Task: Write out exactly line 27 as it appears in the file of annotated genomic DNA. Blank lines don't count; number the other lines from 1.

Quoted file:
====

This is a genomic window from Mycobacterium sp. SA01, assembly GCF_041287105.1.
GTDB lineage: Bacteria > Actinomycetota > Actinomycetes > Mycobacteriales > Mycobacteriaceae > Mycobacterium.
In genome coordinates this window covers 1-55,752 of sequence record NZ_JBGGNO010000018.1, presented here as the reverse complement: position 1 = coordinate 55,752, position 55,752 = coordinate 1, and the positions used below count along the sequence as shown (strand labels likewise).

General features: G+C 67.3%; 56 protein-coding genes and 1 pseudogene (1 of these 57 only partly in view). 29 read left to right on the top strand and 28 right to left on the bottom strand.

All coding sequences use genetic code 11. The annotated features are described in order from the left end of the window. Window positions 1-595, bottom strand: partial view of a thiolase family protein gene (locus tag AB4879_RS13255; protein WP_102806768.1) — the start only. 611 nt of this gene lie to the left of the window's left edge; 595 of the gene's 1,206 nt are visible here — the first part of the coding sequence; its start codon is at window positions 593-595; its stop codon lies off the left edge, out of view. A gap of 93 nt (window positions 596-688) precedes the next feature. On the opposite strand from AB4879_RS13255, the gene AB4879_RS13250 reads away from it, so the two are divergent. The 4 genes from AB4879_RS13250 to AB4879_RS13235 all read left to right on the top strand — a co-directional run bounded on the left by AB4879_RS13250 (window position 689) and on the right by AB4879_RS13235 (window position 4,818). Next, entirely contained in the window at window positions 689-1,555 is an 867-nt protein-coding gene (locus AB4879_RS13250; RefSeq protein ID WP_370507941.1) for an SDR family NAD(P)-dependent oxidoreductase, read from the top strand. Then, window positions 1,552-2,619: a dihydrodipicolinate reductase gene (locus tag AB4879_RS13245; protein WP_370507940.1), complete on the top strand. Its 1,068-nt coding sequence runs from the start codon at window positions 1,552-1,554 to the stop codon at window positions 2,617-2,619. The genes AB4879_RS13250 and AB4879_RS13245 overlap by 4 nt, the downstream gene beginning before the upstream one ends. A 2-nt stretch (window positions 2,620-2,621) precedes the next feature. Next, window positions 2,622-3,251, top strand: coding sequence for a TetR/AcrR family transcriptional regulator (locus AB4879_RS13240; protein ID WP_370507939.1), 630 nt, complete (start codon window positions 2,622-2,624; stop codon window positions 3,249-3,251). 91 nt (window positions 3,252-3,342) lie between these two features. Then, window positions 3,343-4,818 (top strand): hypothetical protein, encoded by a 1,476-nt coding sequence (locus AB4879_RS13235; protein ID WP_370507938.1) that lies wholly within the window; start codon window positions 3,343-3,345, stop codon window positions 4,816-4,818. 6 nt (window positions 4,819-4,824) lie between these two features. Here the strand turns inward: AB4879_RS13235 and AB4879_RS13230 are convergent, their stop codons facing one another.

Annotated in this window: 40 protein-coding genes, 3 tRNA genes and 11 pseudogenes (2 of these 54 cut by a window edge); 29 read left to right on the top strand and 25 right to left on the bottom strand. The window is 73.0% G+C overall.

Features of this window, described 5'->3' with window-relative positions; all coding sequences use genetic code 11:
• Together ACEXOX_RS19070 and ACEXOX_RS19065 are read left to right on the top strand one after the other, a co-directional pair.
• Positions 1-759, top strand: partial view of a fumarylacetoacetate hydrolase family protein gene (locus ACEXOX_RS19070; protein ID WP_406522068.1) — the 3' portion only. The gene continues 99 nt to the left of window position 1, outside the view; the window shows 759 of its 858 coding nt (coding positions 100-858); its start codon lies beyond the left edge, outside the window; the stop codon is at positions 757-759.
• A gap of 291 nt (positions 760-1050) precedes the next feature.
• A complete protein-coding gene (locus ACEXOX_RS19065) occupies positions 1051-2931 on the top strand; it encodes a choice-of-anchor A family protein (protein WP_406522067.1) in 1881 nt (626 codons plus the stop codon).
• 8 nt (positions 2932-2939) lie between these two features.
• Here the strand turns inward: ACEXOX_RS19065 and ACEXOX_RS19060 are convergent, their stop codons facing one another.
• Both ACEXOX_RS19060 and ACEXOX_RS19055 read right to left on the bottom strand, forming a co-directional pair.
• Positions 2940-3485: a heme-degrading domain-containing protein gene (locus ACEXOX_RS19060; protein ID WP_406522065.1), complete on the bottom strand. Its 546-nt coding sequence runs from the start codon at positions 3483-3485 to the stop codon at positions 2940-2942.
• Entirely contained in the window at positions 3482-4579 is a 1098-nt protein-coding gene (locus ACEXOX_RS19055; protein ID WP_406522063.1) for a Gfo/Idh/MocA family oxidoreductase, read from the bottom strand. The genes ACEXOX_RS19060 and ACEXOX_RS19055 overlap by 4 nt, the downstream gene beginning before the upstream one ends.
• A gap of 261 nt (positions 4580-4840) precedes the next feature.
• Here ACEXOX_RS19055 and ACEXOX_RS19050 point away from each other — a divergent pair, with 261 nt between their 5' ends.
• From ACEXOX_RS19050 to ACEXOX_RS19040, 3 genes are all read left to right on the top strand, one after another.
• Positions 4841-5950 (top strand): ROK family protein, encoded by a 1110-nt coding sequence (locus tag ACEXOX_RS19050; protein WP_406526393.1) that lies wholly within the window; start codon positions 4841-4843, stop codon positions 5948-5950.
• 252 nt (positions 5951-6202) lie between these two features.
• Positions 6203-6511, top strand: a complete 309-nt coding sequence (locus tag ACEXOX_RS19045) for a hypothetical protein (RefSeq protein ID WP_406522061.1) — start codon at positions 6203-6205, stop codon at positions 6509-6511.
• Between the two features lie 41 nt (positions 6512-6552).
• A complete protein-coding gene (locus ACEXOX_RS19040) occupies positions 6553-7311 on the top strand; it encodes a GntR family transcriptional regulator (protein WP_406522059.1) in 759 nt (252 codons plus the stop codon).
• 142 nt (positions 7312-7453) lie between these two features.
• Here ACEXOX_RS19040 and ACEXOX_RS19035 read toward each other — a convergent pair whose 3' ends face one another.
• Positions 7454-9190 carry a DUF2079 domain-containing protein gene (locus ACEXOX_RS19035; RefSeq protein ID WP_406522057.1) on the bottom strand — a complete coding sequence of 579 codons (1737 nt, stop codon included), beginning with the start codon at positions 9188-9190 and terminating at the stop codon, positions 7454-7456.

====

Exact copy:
• Positions 7454-9190 carry a DUF2079 domain-containing protein gene (locus ACEXOX_RS19035; RefSeq protein ID WP_406522057.1) on the bottom strand — a complete coding sequence of 579 codons (1737 nt, stop codon included), beginning with the start codon at positions 9188-9190 and terminating at the stop codon, positions 7454-7456.